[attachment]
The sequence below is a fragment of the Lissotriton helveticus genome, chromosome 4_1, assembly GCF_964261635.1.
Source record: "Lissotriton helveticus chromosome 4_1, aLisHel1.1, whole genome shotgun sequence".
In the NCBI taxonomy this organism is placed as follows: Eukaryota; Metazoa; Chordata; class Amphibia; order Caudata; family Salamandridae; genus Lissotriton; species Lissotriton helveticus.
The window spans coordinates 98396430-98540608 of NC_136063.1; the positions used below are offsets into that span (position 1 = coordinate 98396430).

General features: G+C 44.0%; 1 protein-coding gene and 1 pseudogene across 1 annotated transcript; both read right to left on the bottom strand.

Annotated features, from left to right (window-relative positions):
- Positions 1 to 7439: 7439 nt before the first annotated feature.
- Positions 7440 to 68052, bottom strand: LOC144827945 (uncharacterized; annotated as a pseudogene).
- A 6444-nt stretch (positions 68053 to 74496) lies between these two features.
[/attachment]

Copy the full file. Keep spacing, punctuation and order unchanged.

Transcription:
The sequence below is a fragment of the Lissotriton helveticus genome, chromosome 4_1, assembly GCF_964261635.1.
Source record: "Lissotriton helveticus chromosome 4_1, aLisHel1.1, whole genome shotgun sequence".
In the NCBI taxonomy this organism is placed as follows: Eukaryota; Metazoa; Chordata; class Amphibia; order Caudata; family Salamandridae; genus Lissotriton; species Lissotriton helveticus.
The window spans coordinates 98396430-98540608 of NC_136063.1; the positions used below are offsets into that span (position 1 = coordinate 98396430).

General features: G+C 44.0%; 1 protein-coding gene and 1 pseudogene across 1 annotated transcript; both read right to left on the bottom strand.

Annotated features, from left to right (window-relative positions):
- Positions 1 to 7439: 7439 nt before the first annotated feature.
- Positions 7440 to 68052, bottom strand: LOC144827945 (uncharacterized; annotated as a pseudogene).
- A 6444-nt stretch (positions 68053 to 74496) lies between these two features.